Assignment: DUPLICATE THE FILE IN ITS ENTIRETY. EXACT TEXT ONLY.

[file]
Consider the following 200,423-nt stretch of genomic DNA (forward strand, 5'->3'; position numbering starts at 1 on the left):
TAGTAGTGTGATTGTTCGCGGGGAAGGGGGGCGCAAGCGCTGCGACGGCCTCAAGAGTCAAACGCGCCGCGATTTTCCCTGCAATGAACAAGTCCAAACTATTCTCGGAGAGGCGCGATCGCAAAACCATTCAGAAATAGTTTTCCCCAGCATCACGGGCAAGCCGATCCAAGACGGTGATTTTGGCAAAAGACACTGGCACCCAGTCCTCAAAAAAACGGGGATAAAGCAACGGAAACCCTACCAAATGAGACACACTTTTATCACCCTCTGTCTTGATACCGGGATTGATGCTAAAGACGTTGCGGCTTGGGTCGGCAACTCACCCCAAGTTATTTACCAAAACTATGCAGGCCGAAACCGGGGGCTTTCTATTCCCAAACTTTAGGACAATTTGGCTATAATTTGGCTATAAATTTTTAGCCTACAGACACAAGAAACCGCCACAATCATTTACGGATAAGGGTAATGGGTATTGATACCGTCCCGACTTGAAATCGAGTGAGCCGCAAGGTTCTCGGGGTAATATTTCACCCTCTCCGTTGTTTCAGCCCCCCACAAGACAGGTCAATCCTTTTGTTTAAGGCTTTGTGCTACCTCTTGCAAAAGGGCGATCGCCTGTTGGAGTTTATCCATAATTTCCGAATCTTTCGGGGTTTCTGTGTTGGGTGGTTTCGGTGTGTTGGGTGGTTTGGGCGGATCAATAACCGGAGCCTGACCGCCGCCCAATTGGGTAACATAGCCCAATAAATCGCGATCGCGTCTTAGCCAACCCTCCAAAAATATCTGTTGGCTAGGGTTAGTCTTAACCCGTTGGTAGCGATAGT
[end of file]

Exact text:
Consider the following 200,423-nt stretch of genomic DNA (forward strand, 5'->3'; position numbering starts at 1 on the left):
TAGTAGTGTGATTGTTCGCGGGGAAGGGGGGCGCAAGCGCTGCGACGGCCTCAAGAGTCAAACGCGCCGCGATTTTCCCTGCAATGAACAAGTCCAAACTATTCTCGGAGAGGCGCGATCGCAAAACCATTCAGAAATAGTTTTCCCCAGCATCACGGGCAAGCCGATCCAAGACGGTGATTTTGGCAAAAGACACTGGCACCCAGTCCTCAAAAAAACGGGGATAAAGCAACGGAAACCCTACCAAATGAGACACACTTTTATCACCCTCTGTCTTGATACCGGGATTGATGCTAAAGACGTTGCGGCTTGGGTCGGCAACTCACCCCAAGTTATTTACCAAAACTATGCAGGCCGAAACCGGGGGCTTTCTATTCCCAAACTTTAGGACAATTTGGCTATAATTTGGCTATAAATTTTTAGCCTACAGACACAAGAAACCGCCACAATCATTTACGGATAAGGGTAATGGGTATTGATACCGTCCCGACTTGAAATCGAGTGAGCCGCAAGGTTCTCGGGGTAATATTTCACCCTCTCCGTTGTTTCAGCCCCCCACAAGACAGGTCAATCCTTTTGTTTAAGGCTTTGTGCTACCTCTTGCAAAAGGGCGATCGCCTGTTGGAGTTTATCCATAATTTCCGAATCTTTCGGGGTTTCTGTGTTGGGTGGTTTCGGTGTGTTGGGTGGTTTGGGCGGATCAATAACCGGAGCCTGACCGCCGCCCAATTGGGTAACATAGCCCAATAAATCGCGATCGCGTCTTAGCCAACCCTCCAAAAATATCTGTTGGCTAGGGTTAGTCTTAACCCGTTGGTAGCGATAGT